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Duke is now 12 weeks, what is the proper way to correct him if he does something bad, I praise him always when he does something right but when new things come up like getting into the laundry room I am not sure how to properly correct him so he will respect me and understand.
 

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depends on what it is.. example.. biting.. Mussle hold or a quick and loud OUch NO! Getting into something.. I like the AT word.. or sound or the Shh word.. Chewing on something.. same word or sound and redirect to the proper thing.. Winning or barking the AT or Shhh Sound
my squirt gun with water and a little vinegar also is good for correction..
 

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Supervision, (always watch him so he can't learn bad habits and play with him a lot and feed him treats in an informal happy type training session so he learns to associate fun and good things with you, you can win respect and trust)
Distraction (when he is being bad, his attention span is that of a gnat, just call him to you so he can stop doing whatever it is he is doing (add a treat to this and you can start building a recall), or intervene in the situation with a toy, etc.) and
Prevention (putting up a baby gate in laundry room, keeping your shoes and socks off of the floor, shutting rooms you don't want him to go on, etc.) works the best at that age and goes a long way. You don't want to do a lot of corrections at this very young age. The word no works fine, esp. combined with distraction and lots of dog toys.

Tired puppies are good puppies, so make sure and do lots of socialization with him, taking him places with you on a leash (the bank, friend/relatives houses, puppy kindergarten classes <-- a wonderful thing for puppies if he isn't enrolled, enroll him in one now, getting your oil changed, little kids sports games, car trips, lots of short walks in parks and neighborhoods, drive-thru's, pet stores, dog clubs, just everything you can think of) and be sure he gets lots of exercise and praise and fun times with you. The more toys around for him, the better.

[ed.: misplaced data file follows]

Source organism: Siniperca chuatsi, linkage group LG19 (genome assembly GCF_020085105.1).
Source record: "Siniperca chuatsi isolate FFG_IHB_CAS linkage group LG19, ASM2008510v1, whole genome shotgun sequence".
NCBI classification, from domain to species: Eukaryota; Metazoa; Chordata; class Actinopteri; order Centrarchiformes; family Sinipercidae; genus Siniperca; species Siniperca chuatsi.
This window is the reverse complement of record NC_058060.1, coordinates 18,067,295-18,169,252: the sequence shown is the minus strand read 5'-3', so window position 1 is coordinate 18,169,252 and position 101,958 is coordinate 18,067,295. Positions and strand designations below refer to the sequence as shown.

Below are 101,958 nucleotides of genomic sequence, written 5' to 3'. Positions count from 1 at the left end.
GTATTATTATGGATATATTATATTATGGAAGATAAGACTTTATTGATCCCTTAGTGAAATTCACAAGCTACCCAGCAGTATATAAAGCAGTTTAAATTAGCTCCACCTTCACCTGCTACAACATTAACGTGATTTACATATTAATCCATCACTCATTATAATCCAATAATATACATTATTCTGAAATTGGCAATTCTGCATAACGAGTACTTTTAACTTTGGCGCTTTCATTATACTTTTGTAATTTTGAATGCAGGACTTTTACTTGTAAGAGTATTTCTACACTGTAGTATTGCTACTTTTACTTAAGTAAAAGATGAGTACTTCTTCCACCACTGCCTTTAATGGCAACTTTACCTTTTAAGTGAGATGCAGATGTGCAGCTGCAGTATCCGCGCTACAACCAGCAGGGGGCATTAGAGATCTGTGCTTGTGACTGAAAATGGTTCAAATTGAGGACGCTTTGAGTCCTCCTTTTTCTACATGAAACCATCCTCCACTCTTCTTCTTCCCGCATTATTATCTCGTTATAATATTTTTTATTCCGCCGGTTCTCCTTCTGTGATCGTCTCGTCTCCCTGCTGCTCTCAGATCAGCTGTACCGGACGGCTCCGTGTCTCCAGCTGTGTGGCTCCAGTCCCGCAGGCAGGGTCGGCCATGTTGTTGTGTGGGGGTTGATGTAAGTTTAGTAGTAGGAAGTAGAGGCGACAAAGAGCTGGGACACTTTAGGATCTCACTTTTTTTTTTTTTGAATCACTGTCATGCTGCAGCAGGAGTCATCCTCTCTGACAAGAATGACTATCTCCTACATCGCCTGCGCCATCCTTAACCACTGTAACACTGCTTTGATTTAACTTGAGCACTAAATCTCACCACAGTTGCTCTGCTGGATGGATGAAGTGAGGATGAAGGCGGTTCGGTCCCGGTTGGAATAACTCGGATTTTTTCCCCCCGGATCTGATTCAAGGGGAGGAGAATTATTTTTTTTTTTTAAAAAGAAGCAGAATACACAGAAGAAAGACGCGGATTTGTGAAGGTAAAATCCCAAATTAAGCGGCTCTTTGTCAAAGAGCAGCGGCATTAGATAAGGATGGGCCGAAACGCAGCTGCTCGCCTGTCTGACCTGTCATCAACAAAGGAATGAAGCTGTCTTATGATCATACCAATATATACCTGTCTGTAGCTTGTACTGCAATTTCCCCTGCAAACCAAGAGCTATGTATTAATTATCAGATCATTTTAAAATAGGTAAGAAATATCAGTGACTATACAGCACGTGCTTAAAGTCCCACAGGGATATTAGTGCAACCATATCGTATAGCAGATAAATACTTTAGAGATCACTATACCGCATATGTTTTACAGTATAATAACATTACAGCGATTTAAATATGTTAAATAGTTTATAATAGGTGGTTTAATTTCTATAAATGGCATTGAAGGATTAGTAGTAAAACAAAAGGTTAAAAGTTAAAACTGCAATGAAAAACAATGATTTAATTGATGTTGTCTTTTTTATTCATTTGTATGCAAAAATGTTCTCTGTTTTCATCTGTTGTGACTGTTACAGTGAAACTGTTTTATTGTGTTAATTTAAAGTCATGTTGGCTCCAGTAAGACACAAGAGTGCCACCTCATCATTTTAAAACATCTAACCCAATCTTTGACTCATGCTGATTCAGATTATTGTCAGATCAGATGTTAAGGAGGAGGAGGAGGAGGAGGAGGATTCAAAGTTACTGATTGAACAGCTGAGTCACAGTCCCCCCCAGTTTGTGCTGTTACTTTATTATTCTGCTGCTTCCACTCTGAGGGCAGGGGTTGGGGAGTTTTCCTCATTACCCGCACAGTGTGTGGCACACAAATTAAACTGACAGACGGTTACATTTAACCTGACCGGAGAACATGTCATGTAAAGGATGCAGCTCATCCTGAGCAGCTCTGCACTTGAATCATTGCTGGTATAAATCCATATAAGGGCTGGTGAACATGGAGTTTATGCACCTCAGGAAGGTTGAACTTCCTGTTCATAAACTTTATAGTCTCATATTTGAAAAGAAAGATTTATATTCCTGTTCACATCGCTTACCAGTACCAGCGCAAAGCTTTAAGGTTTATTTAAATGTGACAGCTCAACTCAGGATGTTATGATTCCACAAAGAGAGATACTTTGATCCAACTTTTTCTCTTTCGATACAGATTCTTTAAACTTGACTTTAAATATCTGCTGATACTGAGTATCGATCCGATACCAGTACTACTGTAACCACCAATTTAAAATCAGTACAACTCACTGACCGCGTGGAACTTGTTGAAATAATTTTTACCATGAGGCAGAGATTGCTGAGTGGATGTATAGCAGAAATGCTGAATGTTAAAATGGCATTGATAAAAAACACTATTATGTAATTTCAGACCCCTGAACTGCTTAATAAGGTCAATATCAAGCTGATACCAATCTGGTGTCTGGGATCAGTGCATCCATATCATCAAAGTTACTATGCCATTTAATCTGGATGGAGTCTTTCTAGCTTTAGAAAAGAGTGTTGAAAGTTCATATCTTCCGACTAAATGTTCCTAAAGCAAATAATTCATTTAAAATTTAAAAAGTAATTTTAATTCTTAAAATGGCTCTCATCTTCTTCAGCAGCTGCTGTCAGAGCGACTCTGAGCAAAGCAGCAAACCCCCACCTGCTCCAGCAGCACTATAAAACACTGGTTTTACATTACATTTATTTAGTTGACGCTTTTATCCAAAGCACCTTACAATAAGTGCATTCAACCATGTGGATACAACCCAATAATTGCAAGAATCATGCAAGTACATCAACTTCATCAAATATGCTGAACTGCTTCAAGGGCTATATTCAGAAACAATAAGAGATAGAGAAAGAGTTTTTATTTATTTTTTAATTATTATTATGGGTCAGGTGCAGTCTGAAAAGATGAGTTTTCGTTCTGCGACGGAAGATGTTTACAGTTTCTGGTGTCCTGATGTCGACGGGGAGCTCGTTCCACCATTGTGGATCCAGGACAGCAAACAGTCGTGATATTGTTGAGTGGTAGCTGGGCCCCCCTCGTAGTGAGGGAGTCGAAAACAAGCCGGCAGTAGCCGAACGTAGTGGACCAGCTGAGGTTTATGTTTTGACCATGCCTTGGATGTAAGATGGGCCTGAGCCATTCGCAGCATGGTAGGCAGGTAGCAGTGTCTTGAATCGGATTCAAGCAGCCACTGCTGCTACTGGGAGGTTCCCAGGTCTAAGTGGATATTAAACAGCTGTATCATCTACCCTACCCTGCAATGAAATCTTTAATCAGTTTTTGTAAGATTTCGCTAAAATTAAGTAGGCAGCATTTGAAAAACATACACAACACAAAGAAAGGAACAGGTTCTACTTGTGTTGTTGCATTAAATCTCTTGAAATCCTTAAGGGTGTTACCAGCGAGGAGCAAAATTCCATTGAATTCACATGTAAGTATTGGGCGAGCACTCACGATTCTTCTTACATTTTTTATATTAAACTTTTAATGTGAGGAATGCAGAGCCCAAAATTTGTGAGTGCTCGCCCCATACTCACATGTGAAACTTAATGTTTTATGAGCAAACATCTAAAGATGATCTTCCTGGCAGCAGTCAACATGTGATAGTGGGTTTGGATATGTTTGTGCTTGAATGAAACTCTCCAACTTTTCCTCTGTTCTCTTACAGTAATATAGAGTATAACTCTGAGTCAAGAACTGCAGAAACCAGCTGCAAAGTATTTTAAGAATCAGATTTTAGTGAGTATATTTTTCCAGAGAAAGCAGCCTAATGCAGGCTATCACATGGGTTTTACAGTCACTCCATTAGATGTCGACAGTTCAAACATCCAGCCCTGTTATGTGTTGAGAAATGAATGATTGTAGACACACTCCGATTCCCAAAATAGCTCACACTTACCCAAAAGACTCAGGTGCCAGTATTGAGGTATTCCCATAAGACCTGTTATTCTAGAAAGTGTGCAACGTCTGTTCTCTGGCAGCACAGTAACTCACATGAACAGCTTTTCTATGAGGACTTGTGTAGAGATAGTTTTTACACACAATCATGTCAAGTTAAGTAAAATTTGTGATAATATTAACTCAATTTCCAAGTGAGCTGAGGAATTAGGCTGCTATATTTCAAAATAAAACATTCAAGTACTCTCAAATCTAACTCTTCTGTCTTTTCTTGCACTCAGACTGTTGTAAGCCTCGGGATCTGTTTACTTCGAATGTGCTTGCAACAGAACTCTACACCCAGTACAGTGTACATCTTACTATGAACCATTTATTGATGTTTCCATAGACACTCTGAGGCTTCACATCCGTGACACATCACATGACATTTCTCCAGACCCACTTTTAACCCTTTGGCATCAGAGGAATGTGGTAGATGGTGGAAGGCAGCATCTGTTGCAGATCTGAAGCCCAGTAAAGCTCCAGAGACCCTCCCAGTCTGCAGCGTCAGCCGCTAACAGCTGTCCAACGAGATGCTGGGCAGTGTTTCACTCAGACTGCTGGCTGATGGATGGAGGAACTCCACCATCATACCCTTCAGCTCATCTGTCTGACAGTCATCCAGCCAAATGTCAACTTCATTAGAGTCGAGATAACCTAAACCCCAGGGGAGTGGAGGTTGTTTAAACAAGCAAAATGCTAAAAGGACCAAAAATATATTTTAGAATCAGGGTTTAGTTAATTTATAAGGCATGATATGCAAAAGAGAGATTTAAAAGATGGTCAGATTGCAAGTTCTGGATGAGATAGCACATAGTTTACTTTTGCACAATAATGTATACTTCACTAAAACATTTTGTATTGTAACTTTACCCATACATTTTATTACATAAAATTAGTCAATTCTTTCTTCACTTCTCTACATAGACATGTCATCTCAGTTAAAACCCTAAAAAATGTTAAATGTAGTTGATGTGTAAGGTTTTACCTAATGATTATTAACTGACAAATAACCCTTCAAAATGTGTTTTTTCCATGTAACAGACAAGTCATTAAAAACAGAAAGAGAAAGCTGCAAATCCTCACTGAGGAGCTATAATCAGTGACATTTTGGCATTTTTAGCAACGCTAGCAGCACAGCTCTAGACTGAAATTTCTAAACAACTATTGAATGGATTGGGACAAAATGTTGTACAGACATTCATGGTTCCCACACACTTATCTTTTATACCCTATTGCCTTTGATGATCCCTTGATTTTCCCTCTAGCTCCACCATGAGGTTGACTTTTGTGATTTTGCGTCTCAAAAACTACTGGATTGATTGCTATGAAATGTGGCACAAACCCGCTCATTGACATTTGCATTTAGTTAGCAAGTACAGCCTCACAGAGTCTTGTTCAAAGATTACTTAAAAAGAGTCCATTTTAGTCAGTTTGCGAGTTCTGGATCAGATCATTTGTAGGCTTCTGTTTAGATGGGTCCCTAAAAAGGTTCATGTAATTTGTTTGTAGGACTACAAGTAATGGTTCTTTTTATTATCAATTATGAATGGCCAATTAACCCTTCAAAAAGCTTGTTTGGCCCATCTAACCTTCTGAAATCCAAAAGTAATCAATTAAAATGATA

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I find using a lower tone of voice, making direct eye contact (even if you have to grab his muzzle to get it) and "ugh ugh" is quite effective. Do not demean, humiliate or scream at him.

Dobes are highly sensitive dogs, more so than any other breed I've owned, and do not respond well to heavy handed discipline. Remember, even though he's pretty big in size, he's still quite immature. Firm, consistant and patient correction will be very effective in teaching him what's acceptable and what's not.
 
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